August 30th, 2010 10:57 am
Posted by Brock Taylor
Tags: HPC, HPC cluster, Intel Cluster Ready
I'll wager Cydney Stevens $2 that if I surveyed 100 random new car buyers, none of them would say they bought their car in pieces and put it together themselves. Why is it that I could survey new cluster buyers and get a large percentage, even the majority, that would say they did buy their cluster in pieces and put it together themselves?
My top speculations:
1) Current cluster experts want total control over the solution. They feel like the only solution that will work is the solution that they build from scratch. Gurus don't trust a solution they didn't design/build.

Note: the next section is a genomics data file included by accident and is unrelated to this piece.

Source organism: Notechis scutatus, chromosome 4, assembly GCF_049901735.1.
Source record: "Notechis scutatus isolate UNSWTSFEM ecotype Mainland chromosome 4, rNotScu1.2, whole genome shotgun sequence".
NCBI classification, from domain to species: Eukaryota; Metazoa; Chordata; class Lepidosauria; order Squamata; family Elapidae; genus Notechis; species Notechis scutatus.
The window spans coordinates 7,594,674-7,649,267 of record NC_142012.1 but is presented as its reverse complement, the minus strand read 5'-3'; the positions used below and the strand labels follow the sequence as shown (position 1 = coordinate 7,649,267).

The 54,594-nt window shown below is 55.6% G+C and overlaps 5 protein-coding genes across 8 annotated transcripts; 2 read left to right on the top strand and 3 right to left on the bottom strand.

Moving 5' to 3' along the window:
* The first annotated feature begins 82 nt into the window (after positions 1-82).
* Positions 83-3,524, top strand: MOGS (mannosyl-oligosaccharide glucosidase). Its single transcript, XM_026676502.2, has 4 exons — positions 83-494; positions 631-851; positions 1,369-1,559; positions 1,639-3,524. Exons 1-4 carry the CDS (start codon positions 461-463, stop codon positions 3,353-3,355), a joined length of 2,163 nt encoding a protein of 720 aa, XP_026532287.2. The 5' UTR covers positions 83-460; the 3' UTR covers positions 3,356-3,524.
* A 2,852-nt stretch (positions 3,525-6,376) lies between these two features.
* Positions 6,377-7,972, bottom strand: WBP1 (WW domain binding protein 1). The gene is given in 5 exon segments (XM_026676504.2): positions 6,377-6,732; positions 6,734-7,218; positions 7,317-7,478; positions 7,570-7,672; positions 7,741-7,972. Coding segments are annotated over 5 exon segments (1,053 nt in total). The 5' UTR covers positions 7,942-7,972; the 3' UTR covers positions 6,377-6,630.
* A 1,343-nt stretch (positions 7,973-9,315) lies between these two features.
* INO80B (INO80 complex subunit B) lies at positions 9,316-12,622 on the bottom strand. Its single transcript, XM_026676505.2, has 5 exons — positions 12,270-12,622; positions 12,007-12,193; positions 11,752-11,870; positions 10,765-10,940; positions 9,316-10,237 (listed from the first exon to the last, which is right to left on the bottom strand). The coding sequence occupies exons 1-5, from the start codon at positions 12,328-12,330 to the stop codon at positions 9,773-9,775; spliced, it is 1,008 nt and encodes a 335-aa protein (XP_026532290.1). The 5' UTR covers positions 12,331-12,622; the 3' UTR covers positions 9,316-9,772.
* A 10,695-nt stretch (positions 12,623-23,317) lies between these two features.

2) Cost is too high. Many solutions are designed in an integrator lab, but they're still custom jobs for a specific purchaser. Custom jobs cost more to deploy. The solution is then to mitigate cost by buying the pieces separately and handling the design in-house.
3) Lack of a standard for clusters. I'd rather say this is the lack of awareness of a standard for clusters for obvious reasons. If it isn't well known that clusters need to have a common application interface and a common set of features, then buying clusters slants towards cafeteria style component selection and jamming everything into a final solution.
Some big barriers (but not all barriers) would come down with cluster designs sold in assembly line fashion. I can select a model of a car then customize some specific options that meet my performance, comfort, and personal preference needs. Why not a similar approach to clusters?
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